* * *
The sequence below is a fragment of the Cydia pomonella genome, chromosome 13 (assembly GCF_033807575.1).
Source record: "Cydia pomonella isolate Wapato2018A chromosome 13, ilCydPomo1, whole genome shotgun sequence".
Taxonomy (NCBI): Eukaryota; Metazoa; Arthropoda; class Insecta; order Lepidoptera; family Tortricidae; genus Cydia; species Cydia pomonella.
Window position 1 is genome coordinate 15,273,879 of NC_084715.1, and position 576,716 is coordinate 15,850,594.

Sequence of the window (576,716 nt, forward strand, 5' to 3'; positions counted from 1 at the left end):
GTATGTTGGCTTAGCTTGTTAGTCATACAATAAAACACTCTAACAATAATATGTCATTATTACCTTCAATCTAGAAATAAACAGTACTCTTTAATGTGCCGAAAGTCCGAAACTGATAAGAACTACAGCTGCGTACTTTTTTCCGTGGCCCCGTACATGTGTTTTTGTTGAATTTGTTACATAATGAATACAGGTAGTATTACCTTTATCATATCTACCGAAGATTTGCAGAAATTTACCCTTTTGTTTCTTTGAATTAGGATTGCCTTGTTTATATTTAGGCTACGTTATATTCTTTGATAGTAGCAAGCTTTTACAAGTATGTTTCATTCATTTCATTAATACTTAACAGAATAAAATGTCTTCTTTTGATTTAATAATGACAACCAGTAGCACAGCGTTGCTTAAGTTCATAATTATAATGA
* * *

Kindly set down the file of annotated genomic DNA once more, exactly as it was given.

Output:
The sequence below is a fragment of the Cydia pomonella genome, chromosome 13 (assembly GCF_033807575.1).
Source record: "Cydia pomonella isolate Wapato2018A chromosome 13, ilCydPomo1, whole genome shotgun sequence".
Taxonomy (NCBI): Eukaryota; Metazoa; Arthropoda; class Insecta; order Lepidoptera; family Tortricidae; genus Cydia; species Cydia pomonella.
Window position 1 is genome coordinate 15,273,879 of NC_084715.1, and position 576,716 is coordinate 15,850,594.

Sequence of the window (576,716 nt, forward strand, 5' to 3'; positions counted from 1 at the left end):
GTATGTTGGCTTAGCTTGTTAGTCATACAATAAAACACTCTAACAATAATATGTCATTATTACCTTCAATCTAGAAATAAACAGTACTCTTTAATGTGCCGAAAGTCCGAAACTGATAAGAACTACAGCTGCGTACTTTTTTCCGTGGCCCCGTACATGTGTTTTTGTTGAATTTGTTACATAATGAATACAGGTAGTATTACCTTTATCATATCTACCGAAGATTTGCAGAAATTTACCCTTTTGTTTCTTTGAATTAGGATTGCCTTGTTTATATTTAGGCTACGTTATATTCTTTGATAGTAGCAAGCTTTTACAAGTATGTTTCATTCATTTCATTAATACTTAACAGAATAAAATGTCTTCTTTTGATTTAATAATGACAACCAGTAGCACAGCGTTGCTTAAGTTCATAATTATAATGA